The order banning 59 Chinese apps, including TikTok, came as a surprise to Mujeeb Khan, a musician with a following of almost two million people — from hometown Rudrapur in Uttarakhand, to metro cities Delhi and Mumbai.
He supports the government, he says, as the move is linked to the standoff with China and “nothing comes before the nation”. So, on Monday night, soon after the government announcement, he went live on TikTok and urged his fans to start following him on Instagram instead.
Fond of creating cover versions of hit songs, Khan, 24, joined the platform in 2018. He didn’t get much response initially, but then a video he posted with his toddler niece got over a million views. The chacha-bhatiji duo were soon a hit pair, putting up videos with the hashtag #chachukiamyra, where Khan lip-synced to songs as Amyra laughed along.
Last summer, Khan was invited by TikTok to attend a creators’ lab in Mumbai. “I was surprised to find that so many top creators knew me. Fans kept approaching for photographs even when I was roaming in the city,” he says. The TikTok fame helped Khan get music shows and gigs back home, apart from brand collaborations.
TikTok made stars out of many such youngsters in small towns, cities, even villages across India. One of the most popular, Riyaz Aly, all of 16, has almost 43 million followers on the platform. Hailing from Jaigaon, a town in West Bengal on the India-Bhutan border, he is now based in Mumbai, is a fashion icon and is known for his dance moves and music videos.
Another TikTok star is Kishore Bargal, 30, a cotton and corn farmer from Aurangabad’s Pokhari village. He got onto the platform over two years ago, and would post videos sharing farming tips, as well as dancing to Marathi and Bollywood songs and lip-syncing film dialogues.
While Bargal says he can move to a new platform, he worries it will take time for him to build a similar following. “Looking at the likes that my videos got gave me happiness like nothing else,” he says.
Pratik Gaur, who runs the talent management company Celebistaan, says there are over 25,000 creators with more than one million followers on TikTok. Gaur has discovered and groomed most of the top names — including Aly, Nisha Guragain, Faisu, Aashika Bhatia and Jannat Zubair.
Noting how TikTok surged in India after merging with the app Musical.ly, Gaur, 22, says, “This increased the visibility of creators 10 times, and allowed them to follow global trends. The youngsters got to learn new languages, music and dance forms… Each of my top creators charges about Rs 2.5-3 lakh per video, and earns about Rs 50 lakh a month.”
There are hundreds of talent management agencies like his all over the country. Bollywood and TV stars are among celebrities on the platform. Last year, when TikTok was briefly banned following an order by the Madras High Court, owner ByteDance approached the government to run promotions and awareness campaigns on it.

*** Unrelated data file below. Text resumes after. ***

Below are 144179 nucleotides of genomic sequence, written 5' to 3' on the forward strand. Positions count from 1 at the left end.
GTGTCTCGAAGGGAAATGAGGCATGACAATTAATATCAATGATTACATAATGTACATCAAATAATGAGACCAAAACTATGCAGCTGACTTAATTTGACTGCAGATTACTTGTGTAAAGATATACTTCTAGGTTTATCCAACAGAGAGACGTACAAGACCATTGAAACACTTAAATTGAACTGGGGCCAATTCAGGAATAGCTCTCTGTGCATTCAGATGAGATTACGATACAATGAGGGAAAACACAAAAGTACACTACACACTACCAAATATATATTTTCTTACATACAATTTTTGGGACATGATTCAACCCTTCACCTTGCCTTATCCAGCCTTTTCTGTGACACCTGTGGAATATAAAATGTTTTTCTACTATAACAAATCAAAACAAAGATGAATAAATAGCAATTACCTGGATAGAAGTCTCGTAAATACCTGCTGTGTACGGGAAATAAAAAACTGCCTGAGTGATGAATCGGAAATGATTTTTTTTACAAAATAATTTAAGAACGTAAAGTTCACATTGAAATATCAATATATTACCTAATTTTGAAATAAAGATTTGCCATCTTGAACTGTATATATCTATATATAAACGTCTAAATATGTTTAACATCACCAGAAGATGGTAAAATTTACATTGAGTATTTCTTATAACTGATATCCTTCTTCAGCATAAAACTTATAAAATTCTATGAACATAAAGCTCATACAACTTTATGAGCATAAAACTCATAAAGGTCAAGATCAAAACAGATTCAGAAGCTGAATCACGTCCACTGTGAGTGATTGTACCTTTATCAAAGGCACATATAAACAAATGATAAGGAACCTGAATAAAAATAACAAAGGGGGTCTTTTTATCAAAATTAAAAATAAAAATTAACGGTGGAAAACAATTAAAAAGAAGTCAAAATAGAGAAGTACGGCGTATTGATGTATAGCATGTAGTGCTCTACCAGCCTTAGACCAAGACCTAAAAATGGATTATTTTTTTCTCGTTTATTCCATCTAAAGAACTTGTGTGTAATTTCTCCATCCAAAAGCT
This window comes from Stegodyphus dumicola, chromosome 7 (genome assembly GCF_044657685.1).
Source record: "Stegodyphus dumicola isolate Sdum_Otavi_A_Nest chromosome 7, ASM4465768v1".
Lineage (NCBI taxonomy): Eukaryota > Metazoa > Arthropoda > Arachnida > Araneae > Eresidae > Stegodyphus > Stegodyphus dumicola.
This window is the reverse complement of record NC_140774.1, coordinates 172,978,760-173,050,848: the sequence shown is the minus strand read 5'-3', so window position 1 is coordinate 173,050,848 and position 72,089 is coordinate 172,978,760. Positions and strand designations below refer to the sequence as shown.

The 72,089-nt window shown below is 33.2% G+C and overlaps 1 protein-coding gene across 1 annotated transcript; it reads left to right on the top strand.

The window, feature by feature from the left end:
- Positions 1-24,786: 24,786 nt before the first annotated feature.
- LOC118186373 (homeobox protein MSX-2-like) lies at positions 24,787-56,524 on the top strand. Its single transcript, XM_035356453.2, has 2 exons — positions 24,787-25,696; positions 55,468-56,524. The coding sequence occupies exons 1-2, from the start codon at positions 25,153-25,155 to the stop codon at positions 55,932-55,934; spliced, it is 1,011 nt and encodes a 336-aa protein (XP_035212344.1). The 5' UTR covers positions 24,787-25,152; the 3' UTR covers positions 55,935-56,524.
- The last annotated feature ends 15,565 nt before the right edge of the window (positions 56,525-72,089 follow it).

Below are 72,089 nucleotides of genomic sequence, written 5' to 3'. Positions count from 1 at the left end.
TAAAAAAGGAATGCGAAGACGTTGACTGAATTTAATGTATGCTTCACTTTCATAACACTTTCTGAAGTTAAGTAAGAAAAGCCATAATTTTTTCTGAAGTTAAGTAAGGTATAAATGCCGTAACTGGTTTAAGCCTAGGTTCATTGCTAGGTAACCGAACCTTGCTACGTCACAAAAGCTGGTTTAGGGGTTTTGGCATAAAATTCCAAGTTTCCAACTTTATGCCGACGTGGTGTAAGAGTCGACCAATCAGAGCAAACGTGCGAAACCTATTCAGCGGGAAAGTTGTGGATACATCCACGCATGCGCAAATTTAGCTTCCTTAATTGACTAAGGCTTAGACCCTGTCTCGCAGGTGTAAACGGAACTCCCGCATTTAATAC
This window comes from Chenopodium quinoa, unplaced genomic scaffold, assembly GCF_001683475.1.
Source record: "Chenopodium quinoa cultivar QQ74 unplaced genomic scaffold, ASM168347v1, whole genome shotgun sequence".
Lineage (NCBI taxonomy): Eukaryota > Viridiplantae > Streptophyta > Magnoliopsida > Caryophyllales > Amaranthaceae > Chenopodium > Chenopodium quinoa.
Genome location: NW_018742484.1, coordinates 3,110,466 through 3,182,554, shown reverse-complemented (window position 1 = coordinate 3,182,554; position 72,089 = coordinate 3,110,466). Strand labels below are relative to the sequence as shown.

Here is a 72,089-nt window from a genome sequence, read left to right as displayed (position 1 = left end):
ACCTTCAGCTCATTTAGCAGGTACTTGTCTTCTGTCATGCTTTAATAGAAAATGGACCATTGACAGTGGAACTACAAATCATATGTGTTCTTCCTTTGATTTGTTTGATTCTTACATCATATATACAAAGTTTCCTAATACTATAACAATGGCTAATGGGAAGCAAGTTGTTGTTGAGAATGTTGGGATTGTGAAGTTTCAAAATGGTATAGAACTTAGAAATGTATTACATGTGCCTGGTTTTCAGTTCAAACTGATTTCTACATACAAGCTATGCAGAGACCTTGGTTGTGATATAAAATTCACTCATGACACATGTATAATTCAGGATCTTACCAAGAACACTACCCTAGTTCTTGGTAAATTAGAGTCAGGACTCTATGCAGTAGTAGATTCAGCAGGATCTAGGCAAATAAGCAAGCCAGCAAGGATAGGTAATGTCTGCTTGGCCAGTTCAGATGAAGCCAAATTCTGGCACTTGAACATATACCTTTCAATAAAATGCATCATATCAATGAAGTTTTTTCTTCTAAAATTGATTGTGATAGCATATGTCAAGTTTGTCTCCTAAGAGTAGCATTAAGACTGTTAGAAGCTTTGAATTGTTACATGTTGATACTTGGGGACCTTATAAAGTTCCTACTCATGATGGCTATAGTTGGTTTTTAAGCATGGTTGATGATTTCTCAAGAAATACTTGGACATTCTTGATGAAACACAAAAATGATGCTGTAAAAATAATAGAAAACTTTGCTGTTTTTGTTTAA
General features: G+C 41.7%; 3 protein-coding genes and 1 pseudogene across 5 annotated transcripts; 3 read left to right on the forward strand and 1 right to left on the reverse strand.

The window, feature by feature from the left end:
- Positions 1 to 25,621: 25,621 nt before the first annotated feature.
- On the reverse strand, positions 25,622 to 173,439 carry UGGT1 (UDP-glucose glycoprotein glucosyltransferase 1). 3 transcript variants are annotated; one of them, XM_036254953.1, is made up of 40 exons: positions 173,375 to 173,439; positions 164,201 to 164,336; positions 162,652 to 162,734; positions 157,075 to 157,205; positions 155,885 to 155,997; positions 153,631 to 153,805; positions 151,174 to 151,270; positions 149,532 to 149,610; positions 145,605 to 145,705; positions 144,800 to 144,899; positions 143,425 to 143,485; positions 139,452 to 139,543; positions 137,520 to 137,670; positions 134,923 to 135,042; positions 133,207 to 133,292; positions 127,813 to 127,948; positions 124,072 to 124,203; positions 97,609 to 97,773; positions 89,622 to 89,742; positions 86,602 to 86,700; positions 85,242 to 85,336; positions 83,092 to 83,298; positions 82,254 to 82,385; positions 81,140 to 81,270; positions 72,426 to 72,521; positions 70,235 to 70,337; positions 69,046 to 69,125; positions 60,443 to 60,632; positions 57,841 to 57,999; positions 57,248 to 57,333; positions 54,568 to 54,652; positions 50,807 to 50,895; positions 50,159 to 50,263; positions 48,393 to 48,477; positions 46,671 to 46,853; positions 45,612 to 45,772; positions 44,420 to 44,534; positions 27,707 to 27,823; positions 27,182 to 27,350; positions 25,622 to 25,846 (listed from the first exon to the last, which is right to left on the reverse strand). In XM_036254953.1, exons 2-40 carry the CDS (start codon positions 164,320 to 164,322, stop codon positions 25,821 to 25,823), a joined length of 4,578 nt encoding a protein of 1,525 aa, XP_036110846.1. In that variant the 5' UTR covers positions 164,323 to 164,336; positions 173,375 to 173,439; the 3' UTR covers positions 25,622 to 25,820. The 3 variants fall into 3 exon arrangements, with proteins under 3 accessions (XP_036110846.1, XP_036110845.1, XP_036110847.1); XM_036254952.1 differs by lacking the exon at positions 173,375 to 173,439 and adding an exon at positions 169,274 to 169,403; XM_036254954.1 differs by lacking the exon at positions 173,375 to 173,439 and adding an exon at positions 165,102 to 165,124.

The company also created EduTok, where experts in various fields, such as teachers, gym trainers, doctors, carpenters, shared tips.
Big brands such as Pepsi, Puma, Clean and Clear, Flipkart and Myntra, among others, also run their campaigns on the app through hashtag promotion, influencer outreach and home screen ads. The ad rates, between Rs 5 lakh-Rs 50 lakh, are more economical than YouTube and Instagram, particularly given TikTok’s high engagement through user-generated content and deep reach down to towns and rural areas.
One of the most popular creators on TikTok, Adnaan Shaikh, says his love for dance, acting and modelling found an outlet on the platform. A graduate of Mumbai’s Rizvi College who lives in Dharavi, Shaikh has over 13 million followers on the app. Over the last two years, he has collaborated with Bollywood names such as Alia Bhatt, Ranveer Singh, Varun Dhawan, Shaan, among others.
Explaining what TikTok meant for him, Shaikh, 23, says, “A lot of people like me, who have no connections in the entertainment industry, got a platform to showcase their talents.”
Shaikh adds that he will focus on Instagram and Facebook, while waiting for another creator-friendly app. “Every star, trend and app has an expiry date. We’re thankful to TikTok, let’s see where the future takes us.”
Gaur says they are also watching out for an app that becomes as popular as TikTok. While “there are over a hundred similar Indian apps that have cropped up in the past one month”, he says these will take time to provide the reach of TikTok.
“There will be a definite loss of business. Over the last two years, TikTok groomed youngsters, made them confident, and gave the voiceless youth a platform… If the users scatter across all these (new) apps, we won’t be able to recreate that magic again.”
However, Gaur remains confident. As he underlines, “TikTok is banned, not the talent.
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